# Expressing Concentration by Mass Percent

TLDRIn this educational video, Professor Dave explains the concept of mass percent, a fundamental measure of concentration in chemistry. He clarifies how mass percent is calculated as the ratio of a solute's mass to the total mass of a solution, expressed as a percentage. The video provides practical examples, such as household cleaning products like bleach and bathroom tile cleaner, to illustrate how mass percent is used to describe the concentration of substances in everyday life. Additionally, it demonstrates the utility of mass percent in laboratory settings, where it simplifies the preparation of solutions without complex stoichiometric calculations.

###### Takeaways

- π§ͺ Mass percent is a way to describe the concentration of a solute in a solution relative to the total mass of the solution.
- π§ Molarity is another method to express concentration, which is measured in moles of solute per liter of solution.
- π¦ Mass percent is commonly used for everyday substances and in situations where measuring by mass is more practical than by moles.
- π§΄ Household cleaning products often list their active ingredient concentration in mass percent, making it easier for the general public to understand.
- π§Ό An example given is bleach, where the concentration of sodium hypochlorite is listed as 7.4% by mass.
- π’ To calculate mass percent, divide the mass of the component by the total mass of the solution and multiply by 100.
- π§΄ Another example is a bathroom tile cleaner containing 165g of hydrochloric acid and 790g of water, which results in a 17.2% mass percent of HCl.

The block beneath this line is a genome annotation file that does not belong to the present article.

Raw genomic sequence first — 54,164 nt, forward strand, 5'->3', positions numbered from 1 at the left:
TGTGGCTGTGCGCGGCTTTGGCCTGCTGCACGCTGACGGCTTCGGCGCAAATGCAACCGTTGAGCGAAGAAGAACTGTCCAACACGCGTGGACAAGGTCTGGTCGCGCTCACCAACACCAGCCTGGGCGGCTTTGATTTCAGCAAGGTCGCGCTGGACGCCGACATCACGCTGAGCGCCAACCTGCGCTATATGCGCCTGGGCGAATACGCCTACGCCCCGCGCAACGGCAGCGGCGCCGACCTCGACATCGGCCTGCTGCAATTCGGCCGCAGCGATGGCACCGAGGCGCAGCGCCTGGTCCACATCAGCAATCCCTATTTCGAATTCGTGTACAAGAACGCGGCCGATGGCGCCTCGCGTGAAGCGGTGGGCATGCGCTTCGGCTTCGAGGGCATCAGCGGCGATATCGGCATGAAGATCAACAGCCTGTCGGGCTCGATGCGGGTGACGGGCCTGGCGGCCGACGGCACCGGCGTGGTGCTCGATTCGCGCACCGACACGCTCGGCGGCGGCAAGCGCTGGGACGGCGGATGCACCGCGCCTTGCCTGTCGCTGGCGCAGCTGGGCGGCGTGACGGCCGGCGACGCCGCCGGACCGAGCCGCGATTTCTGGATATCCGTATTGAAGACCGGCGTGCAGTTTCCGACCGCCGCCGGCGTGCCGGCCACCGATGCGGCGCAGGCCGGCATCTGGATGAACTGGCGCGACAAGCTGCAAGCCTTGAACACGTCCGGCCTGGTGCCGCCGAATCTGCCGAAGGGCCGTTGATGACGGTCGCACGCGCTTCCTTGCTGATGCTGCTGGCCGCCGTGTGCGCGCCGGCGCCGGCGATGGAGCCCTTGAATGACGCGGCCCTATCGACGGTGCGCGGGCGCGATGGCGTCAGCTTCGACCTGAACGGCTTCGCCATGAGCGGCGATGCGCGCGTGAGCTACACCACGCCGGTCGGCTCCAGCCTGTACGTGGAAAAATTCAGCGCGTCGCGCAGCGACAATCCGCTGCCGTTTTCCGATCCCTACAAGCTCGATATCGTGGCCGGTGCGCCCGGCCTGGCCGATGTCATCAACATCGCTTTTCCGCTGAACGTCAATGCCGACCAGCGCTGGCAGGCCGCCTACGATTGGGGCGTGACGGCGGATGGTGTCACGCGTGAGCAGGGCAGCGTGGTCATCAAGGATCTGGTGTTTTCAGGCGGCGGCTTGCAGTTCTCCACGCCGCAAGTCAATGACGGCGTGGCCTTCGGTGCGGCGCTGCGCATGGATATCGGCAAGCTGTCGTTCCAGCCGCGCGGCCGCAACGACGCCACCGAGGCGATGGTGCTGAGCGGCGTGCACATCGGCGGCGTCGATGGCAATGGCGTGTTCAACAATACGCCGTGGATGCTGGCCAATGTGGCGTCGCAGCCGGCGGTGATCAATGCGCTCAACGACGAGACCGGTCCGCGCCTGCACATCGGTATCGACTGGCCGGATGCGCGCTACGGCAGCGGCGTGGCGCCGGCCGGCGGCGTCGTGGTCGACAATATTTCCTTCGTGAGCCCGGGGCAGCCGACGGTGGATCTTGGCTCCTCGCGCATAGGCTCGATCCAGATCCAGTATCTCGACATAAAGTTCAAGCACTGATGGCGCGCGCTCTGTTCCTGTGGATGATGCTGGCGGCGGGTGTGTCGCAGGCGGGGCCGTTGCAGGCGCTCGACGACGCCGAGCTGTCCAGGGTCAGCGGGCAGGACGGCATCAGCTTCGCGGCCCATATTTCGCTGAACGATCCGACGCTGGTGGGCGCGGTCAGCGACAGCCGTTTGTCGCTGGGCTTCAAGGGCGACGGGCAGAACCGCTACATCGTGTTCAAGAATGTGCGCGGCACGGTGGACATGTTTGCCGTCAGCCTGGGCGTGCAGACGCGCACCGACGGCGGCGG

- π§ͺ Mass percent is also useful in a laboratory setting for quickly preparing solutions without complex stoichiometric calculations.
- π₯£ If you want to make a 10% sodium hydroxide solution by mass, you would weigh out 10g of sodium hydroxide and add 90g of water, resulting in a 100g solution.
- π The concept of mass percent has a wide range of applications, from everyday use to industrial and scientific applications.

###### Q & A

### What is mass percent in chemistry?

-Mass percent is the ratio of the mass of a component to the total mass of the solution, expressed as a percentage.

### How is a solution formed?

-A solution is formed by placing some solute into some solvent.

### What terms are used to describe the concentration of a solution?

-If there is very little solute, the solution is described as dilute. If there is a lot of solute, the solution is described as concentrated.

### How is molarity used to report concentrations?

-Molarity is expressed in moles of solute per liter of solution.

### Why might mass percent be used instead of molarity in some situations?

-Mass percent might be used because it can be an easier way to measure and report concentration, especially for certain situations in the laboratory or for everyday substances.

### How is mass percent typically listed?

-Mass percent is often listed by naming the substance followed by a percent symbol, with the assumption that it is describing mass.

### Give an example of how mass percent might be used in household products.

-For example, the concentration of sodium hypochlorite in a typical bottle of bleach might be listed as 7.4%.

### How do you calculate mass percent using hydrochloric acid in bathroom tile cleaner?

-To calculate mass percent, use the mass of hydrochloric acid (165 grams) and the total mass of the solution (165 grams HCl + 790 grams water = 955 grams). The mass percent is (165/955) * 100 = 17.2%.

### Why is the concept of mass percent useful in the lab?

-Mass percent is useful because it simplifies the preparation of solutions without needing to perform stoichiometric calculations.

### How would you make a ten percent sodium hydroxide solution by mass?

-Measure out ten grams of sodium hydroxide pellets and add 90 milliliters (90 grams) of water to make a 100 gram solution that is ten percent sodium hydroxide by mass.

###### Outlines

##### π¬ Understanding Mass Percent in Chemistry